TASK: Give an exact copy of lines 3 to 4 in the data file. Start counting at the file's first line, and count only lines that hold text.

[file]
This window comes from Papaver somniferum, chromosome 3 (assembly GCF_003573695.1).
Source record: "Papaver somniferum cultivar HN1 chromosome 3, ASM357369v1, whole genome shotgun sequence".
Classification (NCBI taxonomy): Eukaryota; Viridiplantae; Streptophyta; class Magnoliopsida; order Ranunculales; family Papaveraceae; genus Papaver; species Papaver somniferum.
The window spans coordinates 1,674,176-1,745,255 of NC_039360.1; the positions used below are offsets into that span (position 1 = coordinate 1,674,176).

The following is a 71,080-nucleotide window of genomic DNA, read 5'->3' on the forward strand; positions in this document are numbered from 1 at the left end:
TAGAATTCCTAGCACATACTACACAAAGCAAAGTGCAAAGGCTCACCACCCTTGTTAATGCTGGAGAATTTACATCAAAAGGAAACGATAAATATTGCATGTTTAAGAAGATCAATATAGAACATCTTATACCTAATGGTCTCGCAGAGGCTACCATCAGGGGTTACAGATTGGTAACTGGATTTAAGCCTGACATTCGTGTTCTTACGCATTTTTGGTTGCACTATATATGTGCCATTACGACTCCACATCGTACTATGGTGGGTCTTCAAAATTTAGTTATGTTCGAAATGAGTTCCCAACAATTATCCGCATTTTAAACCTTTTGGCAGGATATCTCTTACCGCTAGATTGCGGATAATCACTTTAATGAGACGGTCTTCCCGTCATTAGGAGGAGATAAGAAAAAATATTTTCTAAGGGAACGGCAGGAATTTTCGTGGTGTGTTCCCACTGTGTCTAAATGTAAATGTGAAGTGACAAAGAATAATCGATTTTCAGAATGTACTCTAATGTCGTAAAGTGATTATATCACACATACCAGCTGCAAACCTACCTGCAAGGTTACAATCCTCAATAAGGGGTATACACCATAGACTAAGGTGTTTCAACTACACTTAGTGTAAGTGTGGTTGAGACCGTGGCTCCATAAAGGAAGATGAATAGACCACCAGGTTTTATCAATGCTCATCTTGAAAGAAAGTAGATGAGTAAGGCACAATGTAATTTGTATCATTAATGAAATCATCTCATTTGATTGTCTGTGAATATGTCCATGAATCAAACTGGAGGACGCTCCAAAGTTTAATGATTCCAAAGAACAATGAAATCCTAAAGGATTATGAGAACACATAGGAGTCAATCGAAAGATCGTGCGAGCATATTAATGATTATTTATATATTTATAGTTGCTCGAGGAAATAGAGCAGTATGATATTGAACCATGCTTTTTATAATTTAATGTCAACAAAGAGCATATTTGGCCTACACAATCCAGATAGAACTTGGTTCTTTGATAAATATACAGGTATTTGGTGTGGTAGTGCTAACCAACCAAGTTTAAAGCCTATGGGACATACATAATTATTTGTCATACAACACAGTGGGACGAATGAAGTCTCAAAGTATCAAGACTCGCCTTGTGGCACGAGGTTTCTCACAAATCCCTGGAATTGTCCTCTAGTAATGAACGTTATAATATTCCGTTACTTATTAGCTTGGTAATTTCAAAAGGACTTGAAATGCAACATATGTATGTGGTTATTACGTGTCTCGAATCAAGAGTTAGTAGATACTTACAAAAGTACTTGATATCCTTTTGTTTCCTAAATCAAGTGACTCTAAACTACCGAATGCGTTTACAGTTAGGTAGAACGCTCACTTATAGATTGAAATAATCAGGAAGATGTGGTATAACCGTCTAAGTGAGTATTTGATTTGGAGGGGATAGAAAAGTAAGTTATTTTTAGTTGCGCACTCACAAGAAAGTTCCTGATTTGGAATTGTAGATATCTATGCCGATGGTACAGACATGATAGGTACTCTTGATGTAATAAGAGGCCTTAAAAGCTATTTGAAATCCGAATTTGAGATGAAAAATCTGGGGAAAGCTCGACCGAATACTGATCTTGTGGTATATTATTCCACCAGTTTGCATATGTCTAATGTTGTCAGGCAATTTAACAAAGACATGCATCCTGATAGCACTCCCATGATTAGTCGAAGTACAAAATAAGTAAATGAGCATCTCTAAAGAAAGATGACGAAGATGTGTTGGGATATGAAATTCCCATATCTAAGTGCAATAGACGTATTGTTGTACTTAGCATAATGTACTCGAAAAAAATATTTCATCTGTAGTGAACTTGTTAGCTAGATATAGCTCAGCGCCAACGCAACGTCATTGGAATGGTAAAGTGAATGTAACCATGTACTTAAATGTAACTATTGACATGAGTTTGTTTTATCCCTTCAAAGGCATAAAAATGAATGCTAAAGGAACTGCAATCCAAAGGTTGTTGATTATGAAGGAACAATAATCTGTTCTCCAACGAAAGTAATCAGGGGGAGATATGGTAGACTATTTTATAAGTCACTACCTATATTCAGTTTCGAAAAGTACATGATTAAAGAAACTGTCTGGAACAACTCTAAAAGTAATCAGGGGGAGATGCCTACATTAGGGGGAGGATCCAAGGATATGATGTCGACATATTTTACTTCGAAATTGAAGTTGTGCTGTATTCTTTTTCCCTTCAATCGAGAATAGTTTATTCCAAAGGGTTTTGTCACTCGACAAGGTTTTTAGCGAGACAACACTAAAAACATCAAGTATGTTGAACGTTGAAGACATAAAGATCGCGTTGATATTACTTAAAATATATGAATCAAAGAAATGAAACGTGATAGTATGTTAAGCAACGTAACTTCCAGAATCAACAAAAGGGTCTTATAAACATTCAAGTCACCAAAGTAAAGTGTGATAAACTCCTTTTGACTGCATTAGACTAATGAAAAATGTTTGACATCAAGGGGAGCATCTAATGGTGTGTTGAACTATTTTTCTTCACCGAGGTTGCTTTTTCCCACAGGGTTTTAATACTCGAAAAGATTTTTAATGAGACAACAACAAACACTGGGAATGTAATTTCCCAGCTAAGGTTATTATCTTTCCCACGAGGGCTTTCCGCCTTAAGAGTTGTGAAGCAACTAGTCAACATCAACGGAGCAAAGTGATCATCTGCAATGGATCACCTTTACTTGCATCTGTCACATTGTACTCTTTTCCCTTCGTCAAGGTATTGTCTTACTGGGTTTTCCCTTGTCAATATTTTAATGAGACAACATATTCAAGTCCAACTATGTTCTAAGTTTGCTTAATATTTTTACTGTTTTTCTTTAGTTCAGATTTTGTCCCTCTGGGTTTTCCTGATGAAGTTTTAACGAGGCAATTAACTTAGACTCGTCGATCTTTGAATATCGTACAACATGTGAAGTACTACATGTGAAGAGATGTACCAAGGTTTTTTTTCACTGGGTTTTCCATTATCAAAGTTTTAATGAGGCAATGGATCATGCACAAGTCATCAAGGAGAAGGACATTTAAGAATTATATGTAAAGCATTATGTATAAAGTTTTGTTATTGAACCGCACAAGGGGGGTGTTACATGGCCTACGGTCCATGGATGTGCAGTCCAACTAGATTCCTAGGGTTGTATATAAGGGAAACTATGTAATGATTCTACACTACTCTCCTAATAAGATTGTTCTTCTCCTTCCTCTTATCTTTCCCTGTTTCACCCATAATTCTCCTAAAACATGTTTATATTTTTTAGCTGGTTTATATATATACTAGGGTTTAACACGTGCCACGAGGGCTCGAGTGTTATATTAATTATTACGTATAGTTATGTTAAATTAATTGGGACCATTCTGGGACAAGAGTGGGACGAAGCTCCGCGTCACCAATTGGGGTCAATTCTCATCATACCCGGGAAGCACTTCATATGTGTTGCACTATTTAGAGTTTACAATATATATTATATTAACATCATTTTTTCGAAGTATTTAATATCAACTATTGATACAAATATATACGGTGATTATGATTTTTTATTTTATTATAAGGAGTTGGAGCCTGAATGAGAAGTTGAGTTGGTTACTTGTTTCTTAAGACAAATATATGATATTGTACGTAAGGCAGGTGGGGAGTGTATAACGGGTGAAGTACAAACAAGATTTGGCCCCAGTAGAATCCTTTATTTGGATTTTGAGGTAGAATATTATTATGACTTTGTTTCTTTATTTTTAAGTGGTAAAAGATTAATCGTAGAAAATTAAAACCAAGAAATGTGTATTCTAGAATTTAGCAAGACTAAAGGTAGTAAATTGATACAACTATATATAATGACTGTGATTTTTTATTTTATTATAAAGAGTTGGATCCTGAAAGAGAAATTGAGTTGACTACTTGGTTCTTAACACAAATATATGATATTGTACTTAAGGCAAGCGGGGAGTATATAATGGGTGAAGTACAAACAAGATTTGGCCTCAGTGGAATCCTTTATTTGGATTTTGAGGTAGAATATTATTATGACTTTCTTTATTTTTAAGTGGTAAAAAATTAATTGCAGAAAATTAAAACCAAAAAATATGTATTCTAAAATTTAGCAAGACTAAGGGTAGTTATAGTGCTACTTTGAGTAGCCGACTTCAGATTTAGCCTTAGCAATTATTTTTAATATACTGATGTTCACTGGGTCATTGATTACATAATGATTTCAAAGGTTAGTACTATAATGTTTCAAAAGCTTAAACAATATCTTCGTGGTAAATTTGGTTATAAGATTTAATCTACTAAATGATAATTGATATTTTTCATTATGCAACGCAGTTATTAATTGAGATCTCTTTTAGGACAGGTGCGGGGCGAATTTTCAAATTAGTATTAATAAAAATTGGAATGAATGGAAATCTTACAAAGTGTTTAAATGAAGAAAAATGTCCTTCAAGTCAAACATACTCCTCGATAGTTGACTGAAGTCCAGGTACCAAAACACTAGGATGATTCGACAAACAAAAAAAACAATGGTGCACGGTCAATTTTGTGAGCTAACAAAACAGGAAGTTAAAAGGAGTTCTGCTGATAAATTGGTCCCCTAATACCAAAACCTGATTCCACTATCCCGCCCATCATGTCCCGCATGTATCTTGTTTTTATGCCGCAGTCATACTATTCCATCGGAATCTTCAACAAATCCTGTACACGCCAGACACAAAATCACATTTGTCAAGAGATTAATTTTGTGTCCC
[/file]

Classification (NCBI taxonomy): Eukaryota; Viridiplantae; Streptophyta; class Magnoliopsida; order Ranunculales; family Papaveraceae; genus Papaver; species Papaver somniferum.
The window spans coordinates 1,674,176-1,745,255 of NC_039360.1; the positions used below are offsets into that span (position 1 = coordinate 1,674,176).